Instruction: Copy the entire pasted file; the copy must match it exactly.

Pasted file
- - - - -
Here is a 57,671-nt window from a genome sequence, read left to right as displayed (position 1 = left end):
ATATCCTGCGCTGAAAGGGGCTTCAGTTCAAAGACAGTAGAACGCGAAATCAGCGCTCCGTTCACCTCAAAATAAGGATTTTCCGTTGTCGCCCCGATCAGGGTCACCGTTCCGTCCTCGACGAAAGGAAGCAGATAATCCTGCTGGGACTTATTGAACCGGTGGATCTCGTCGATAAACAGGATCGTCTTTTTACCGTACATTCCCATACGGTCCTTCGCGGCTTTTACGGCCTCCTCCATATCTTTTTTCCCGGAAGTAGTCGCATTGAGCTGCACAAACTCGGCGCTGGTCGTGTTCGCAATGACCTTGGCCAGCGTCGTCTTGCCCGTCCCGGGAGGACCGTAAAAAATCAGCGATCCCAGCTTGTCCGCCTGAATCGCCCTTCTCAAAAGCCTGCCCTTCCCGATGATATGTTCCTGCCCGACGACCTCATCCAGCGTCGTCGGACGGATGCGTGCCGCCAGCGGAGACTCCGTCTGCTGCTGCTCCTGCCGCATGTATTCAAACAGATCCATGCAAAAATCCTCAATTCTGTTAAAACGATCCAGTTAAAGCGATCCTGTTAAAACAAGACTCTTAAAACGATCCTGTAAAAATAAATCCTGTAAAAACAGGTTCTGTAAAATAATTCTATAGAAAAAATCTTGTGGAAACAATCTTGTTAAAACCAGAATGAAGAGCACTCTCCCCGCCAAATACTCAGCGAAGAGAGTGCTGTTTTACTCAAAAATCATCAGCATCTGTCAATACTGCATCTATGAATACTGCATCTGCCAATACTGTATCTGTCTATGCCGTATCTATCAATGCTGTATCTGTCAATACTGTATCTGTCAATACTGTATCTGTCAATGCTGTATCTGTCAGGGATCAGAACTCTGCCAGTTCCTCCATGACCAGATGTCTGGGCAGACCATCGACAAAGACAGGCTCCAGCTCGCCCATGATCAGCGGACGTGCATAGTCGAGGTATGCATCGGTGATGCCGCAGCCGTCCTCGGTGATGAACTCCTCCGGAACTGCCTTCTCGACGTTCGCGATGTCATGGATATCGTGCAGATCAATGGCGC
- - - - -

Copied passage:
Here is a 57,671-nt window from a genome sequence, read left to right as displayed (position 1 = left end):
ATATCCTGCGCTGAAAGGGGCTTCAGTTCAAAGACAGTAGAACGCGAAATCAGCGCTCCGTTCACCTCAAAATAAGGATTTTCCGTTGTCGCCCCGATCAGGGTCACCGTTCCGTCCTCGACGAAAGGAAGCAGATAATCCTGCTGGGACTTATTGAACCGGTGGATCTCGTCGATAAACAGGATCGTCTTTTTACCGTACATTCCCATACGGTCCTTCGCGGCTTTTACGGCCTCCTCCATATCTTTTTTCCCGGAAGTAGTCGCATTGAGCTGCACAAACTCGGCGCTGGTCGTGTTCGCAATGACCTTGGCCAGCGTCGTCTTGCCCGTCCCGGGAGGACCGTAAAAAATCAGCGATCCCAGCTTGTCCGCCTGAATCGCCCTTCTCAAAAGCCTGCCCTTCCCGATGATATGTTCCTGCCCGACGACCTCATCCAGCGTCGTCGGACGGATGCGTGCCGCCAGCGGAGACTCCGTCTGCTGCTGCTCCTGCCGCATGTATTCAAACAGATCCATGCAAAAATCCTCAATTCTGTTAAAACGATCCAGTTAAAGCGATCCTGTTAAAACAAGACTCTTAAAACGATCCTGTAAAAATAAATCCTGTAAAAACAGGTTCTGTAAAATAATTCTATAGAAAAAATCTTGTGGAAACAATCTTGTTAAAACCAGAATGAAGAGCACTCTCCCCGCCAAATACTCAGCGAAGAGAGTGCTGTTTTACTCAAAAATCATCAGCATCTGTCAATACTGCATCTATGAATACTGCATCTGCCAATACTGTATCTGTCTATGCCGTATCTATCAATGCTGTATCTGTCAATACTGTATCTGTCAATACTGTATCTGTCAATGCTGTATCTGTCAGGGATCAGAACTCTGCCAGTTCCTCCATGACCAGATGTCTGGGCAGACCATCGACAAAGACAGGCTCCAGCTCGCCCATGATCAGCGGACGTGCATAGTCGAGGTATGCATCGGTGATGCCGCAGCCGTCCTCGGTGATGAACTCCTCCGGAACTGCCTTCTCGACGTTCGCGATGTCATGGATATCGTGCAGATCAATGGCGC